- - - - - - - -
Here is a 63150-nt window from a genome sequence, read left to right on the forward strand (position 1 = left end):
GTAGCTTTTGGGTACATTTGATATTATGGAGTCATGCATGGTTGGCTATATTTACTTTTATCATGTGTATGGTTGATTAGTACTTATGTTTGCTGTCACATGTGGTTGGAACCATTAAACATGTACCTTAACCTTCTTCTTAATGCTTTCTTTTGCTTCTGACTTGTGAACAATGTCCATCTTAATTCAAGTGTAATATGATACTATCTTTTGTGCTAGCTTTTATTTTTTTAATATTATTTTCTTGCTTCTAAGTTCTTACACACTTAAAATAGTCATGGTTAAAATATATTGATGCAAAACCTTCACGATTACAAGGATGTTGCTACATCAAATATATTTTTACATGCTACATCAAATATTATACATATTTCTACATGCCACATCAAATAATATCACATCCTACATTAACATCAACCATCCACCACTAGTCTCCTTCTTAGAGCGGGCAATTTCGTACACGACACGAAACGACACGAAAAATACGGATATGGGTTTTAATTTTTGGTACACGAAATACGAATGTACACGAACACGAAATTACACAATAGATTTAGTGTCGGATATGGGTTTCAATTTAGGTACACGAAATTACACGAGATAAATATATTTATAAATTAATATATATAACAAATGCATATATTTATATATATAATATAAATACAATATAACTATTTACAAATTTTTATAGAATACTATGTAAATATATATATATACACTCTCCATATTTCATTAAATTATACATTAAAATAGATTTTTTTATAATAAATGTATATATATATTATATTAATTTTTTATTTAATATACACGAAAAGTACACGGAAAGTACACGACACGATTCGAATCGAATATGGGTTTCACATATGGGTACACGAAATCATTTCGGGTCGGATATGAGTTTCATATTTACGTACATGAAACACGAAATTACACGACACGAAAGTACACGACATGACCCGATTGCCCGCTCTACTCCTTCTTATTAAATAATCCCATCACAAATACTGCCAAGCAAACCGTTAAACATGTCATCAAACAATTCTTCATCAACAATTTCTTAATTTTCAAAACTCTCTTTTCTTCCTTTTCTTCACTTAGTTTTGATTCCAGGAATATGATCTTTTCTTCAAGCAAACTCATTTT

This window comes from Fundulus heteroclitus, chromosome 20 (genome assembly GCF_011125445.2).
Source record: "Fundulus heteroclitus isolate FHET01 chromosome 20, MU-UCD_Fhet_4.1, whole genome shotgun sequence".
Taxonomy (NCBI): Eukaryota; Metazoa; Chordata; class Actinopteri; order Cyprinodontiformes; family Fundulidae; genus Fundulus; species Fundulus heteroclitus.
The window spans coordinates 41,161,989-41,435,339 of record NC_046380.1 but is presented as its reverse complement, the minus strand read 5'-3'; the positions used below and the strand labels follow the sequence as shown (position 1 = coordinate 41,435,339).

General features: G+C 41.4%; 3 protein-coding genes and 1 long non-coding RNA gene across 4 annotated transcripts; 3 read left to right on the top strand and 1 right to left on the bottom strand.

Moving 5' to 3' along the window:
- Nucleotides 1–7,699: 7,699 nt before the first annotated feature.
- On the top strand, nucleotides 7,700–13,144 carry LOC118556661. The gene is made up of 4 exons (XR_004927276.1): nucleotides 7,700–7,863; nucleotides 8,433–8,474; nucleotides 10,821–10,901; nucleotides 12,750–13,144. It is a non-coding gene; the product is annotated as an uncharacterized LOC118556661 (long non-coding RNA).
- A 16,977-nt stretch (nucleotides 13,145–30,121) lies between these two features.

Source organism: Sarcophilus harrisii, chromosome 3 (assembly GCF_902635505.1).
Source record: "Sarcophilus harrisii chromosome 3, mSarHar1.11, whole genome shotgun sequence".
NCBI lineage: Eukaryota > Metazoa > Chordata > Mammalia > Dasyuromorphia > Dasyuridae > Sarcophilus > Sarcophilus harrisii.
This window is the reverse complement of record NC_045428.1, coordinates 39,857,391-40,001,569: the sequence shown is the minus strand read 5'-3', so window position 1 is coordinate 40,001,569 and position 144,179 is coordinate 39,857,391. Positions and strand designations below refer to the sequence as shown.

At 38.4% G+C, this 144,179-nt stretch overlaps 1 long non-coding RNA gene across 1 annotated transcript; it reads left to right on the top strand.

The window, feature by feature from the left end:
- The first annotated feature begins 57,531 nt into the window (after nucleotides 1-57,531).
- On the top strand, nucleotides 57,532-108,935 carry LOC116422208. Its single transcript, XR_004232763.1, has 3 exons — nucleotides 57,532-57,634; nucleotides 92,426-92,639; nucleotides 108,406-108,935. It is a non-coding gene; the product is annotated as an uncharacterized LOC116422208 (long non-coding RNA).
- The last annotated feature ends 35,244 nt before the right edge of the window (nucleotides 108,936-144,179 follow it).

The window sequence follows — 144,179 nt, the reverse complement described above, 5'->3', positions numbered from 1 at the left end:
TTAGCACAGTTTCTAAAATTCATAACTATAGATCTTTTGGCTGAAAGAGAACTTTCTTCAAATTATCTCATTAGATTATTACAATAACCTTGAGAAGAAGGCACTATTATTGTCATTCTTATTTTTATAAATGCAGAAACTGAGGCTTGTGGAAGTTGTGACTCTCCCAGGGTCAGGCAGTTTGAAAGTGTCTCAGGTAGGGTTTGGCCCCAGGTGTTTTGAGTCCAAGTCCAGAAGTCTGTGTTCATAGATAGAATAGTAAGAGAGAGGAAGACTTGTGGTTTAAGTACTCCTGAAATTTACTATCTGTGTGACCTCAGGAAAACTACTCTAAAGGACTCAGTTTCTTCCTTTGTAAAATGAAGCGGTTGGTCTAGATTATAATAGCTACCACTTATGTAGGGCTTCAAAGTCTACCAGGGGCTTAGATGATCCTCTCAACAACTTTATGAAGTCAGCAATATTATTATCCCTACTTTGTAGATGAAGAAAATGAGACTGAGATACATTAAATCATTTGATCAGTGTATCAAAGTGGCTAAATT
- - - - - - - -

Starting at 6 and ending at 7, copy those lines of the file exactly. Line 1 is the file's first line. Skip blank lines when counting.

The window spans coordinates 41,161,989-41,435,339 of record NC_046380.1 but is presented as its reverse complement, the minus strand read 5'-3'; the positions used below and the strand labels follow the sequence as shown (position 1 = coordinate 41,435,339).

General features: G+C 41.4%; 3 protein-coding genes and 1 long non-coding RNA gene across 4 annotated transcripts; 3 read left to right on the top strand and 1 right to left on the bottom strand.